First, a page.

A Nod to the Wattle-Wearers of Acadia

Once nearly non-existent in New England, the presence of wild turkeys on Mount Desert Island is a bit of marvel. The birds are pretty cool, too.

Catching a glimpse (or lingering gawk) of the various wildlife in Acadia National Park is a brag-worthy boon for park visitors.

Much of the critter-spotting fanfare is understandably bestowed on the esteemed bald eagle and graceful-yet-skittish white-tailed deer, the dapper loon and flash mobs of cedar waxwings, the head-bobbing seals and squishy-looking sea anemones.

Even the ever-present gulls garner rightful attention (as does the mere hope of spotting a moose, which are rarely spotted on Mount Desert Island).

But we’d like to take a minute to give a wattled nod to another noteworthy Acadia resident: the wild turkey.

A turkey searches for food near the Fabbri picnic area in Acadia National Park. (Photo by Ashley L. Cont/Friends of Acadia)

It’s their easy-going wild turkey strut that first captures our attention. The way they confidently saunter across the road, automobiles be darned, is downright enviable (albeit also discouraged, for their own safety, but wild turkeys don’t tend to take advice from people).

But once we’re slowed to a stop – on the road or on a trail – to give way to a slow-poke parade of wild turkeys, we have the opportunity to appreciate the birds a little better.

More properly known as a flock or, if it’s a group of only males, a posse, the fact that wild turkeys are abundant on Mount Desert Island is a bit of marvel. While they’ve taken to Downeast Maine like they’ve carousing these parts since the age of the dinosaurs, they’re relatively recent arrivals (although they do retain close ties to the dinosaurs: Chickens and turkeys ‘closer to dinosaur ancestors’ than other birds).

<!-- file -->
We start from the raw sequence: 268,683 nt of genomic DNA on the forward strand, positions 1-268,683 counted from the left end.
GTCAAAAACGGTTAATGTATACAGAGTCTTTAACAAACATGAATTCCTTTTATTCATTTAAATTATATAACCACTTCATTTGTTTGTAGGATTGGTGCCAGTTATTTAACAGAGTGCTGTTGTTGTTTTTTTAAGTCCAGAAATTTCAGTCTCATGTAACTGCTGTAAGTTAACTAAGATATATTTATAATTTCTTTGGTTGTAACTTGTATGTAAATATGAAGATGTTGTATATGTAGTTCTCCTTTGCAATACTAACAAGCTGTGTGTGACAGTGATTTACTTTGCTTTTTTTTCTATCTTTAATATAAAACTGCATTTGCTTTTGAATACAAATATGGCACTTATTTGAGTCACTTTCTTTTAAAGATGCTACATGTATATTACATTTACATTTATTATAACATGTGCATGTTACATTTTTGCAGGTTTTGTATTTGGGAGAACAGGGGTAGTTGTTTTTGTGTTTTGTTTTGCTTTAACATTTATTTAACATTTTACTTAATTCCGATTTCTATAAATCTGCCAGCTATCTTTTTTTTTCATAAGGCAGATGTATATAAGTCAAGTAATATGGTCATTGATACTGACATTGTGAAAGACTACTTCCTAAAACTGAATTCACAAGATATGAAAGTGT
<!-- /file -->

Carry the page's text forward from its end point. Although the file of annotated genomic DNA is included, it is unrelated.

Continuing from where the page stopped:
A wild turkey crosses the Park Loop Road in Acadia National Park. (Photo by Emma Forthofer/Friends of Acadia)

Up until the 17th century, wild turkeys were abundant in New England, although even then their northern range only extended as far as southern Maine. As Europeans colonized the region, they cut down a lot of trees, which meant wild turkeys were at a loss for habitat and for food. Left with few places to hide and few acorns and chestnuts to eat, their numbers waned. Hunters easily took out the rest. According to a story by Brianna Abbott from National Audubon Society, “By the mid-1850s, New England’s turkeys had all but disappeared.”

“In the 1930s, biologists released hundreds of captive-bred turkeys into the region to try and resuscitate the species,” Abbott writes, “but these domesticated birds couldn’t survive in the wild. In the 1960s, biologists began to explore the idea of trapping Wild Turkeys, primarily from New York, and transporting them for release in New England.”

That effort proved fruitful. Very fruitful. Wild turkeys turned out to be a stand-out conservation success.

Learn more: How Wild Turkeys Took Over New England via Audubon

A hen and her poults, the name for young turkeys, walk alongside the Jordon Pond Carry trail in Acadia National Park. (Photo by Carolyn Rogers/Friends of Acadia)

Their presence isn’t the only impressive thing about wild turkeys. Here are a few others:

Their Heads Are Basically Mood Rings.

“Did you know that turkeys change color depending on their mood? Well, turkey skin, it turns out, can shift from red to blue to white, thanks to bundles of collagen that are interspersed with a dense array of blood vessels. It is this color-shifting characteristic that gives turkeys the name “seven-faced birds” in Japanese and Korean.”
Read more: Turkey Sensors via The California Academy of Sciences

They’re Fast (When They Want To Be).

“Turkeys can clock 18 miles per hour on foot and up to 50 miles per hour in flight.”
Read more: Wild Facts About Wild Turkeys via US Fish and Wildlife

Their Scat Says a Lot.
“You can discern a turkey’s sex from its droppings. Male scat is shaped like the letter J, while a female’s droppings are more spiral-shaped. And the bigger the poop, the older the bird.
Learn more: 10 Fun Facts About the Wild Turkey
Should you care for visuals, the Great Plains Nature Center has you covered.